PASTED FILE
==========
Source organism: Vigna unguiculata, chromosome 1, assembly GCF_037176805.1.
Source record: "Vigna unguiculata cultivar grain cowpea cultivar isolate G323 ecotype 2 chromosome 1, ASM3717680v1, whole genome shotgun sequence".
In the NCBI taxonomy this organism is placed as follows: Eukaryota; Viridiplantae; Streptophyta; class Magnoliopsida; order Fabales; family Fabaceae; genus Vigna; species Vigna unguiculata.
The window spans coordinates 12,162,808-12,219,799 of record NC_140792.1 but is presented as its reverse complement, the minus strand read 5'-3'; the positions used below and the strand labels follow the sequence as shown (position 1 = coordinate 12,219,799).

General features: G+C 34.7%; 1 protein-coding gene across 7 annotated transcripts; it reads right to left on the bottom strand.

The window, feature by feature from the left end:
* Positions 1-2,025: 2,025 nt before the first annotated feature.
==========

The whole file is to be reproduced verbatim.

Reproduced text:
Source organism: Vigna unguiculata, chromosome 1, assembly GCF_037176805.1.
Source record: "Vigna unguiculata cultivar grain cowpea cultivar isolate G323 ecotype 2 chromosome 1, ASM3717680v1, whole genome shotgun sequence".
In the NCBI taxonomy this organism is placed as follows: Eukaryota; Viridiplantae; Streptophyta; class Magnoliopsida; order Fabales; family Fabaceae; genus Vigna; species Vigna unguiculata.
The window spans coordinates 12,162,808-12,219,799 of record NC_140792.1 but is presented as its reverse complement, the minus strand read 5'-3'; the positions used below and the strand labels follow the sequence as shown (position 1 = coordinate 12,219,799).

General features: G+C 34.7%; 1 protein-coding gene across 7 annotated transcripts; it reads right to left on the bottom strand.

The window, feature by feature from the left end:
* Positions 1-2,025: 2,025 nt before the first annotated feature.